Coding Horror – C code in disguise of Java

There is huge demand for software developers in the market but there are not enough candidates which fits the requirement of company. Thus, on and off there would be some developers who has coding issue, were hired. Today I would share some bizarre code I have seen in workplace.

Let’s start with conclusion, “He/She is a C developer instead of a Java developer. He/She is writing C code while pretending it is Java.”

The case is this: we need to generate several reports with data from database. Let’ say there are 10 reports. Here is some strange code I’ve seen, it is not the real code, I have change it and omitted some detail which is related to company’s business:

private final static String[][] titles = { {“Column A1”, “Column B1”}, {“Column A2”, “Column B2”}, {“Column A3”, “Column B3”} ,{“Column A4”, “Column B4”}, {“Column A5”, “Column B5”}, {“Column A6”, “Column B6”}, {“Column A7”, “Column B7”}, {“Column A8”, “Column B8”}, {“Column A9”, “Column B9”}, {“Column A10”, “Column B10”}};

Who use two-dimensional array for String? In this case, the column headers for each reports are not related to each other so they should not be in an array. An array is used for data which has order relationship, of the same type. This developer just use two-dimensional array for convenience. Also, there configuration stuff should be put in a configuration file so that later when we change the column header, we don’t have to compile the code again.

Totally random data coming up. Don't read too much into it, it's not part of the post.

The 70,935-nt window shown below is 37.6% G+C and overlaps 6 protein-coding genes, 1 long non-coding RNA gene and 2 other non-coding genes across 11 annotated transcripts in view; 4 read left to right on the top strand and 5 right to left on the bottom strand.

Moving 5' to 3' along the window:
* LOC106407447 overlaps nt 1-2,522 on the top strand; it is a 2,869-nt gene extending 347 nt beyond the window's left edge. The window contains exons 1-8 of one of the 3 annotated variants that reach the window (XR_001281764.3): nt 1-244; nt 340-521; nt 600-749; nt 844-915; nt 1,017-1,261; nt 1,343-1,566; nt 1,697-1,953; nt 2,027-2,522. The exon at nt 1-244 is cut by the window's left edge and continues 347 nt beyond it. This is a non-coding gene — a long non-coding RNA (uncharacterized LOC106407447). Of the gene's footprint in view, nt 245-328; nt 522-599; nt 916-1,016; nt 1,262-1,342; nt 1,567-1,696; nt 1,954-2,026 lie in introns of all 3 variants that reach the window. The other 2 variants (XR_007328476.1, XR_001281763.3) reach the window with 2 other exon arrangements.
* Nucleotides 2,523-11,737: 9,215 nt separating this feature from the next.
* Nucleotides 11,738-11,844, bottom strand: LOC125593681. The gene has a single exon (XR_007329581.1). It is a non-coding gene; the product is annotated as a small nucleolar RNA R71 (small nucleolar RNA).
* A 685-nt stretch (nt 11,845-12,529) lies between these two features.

BufferedWriter[] bfwList = prepareBufferedWriter();

Come one, what is this? Same argument as above.

 

genReport1(bwList[0], dao);
genReport2(bwList[1], dao);







genReport10(bwList[9], dao);

This part is where the real work happens. It’s pain to see he/she passed a BufferedWriter to a method. It’s illogical and not necessary. To be honest, I won’t declare a BufferedWriter outside of the method. I would prefer this:

public void genReport( String filename );

The BufferedWriter I would create INSIDE the method with the provided filename ( with actual file path ). I don’t pass a DAO ( data access object ) around. The DAO should be a class member of the service class in which this method belongs to so that it already has access to the DAO.

In conclusion, it is not object oriented programming, it is a C procedural programming disguised in Java.

 

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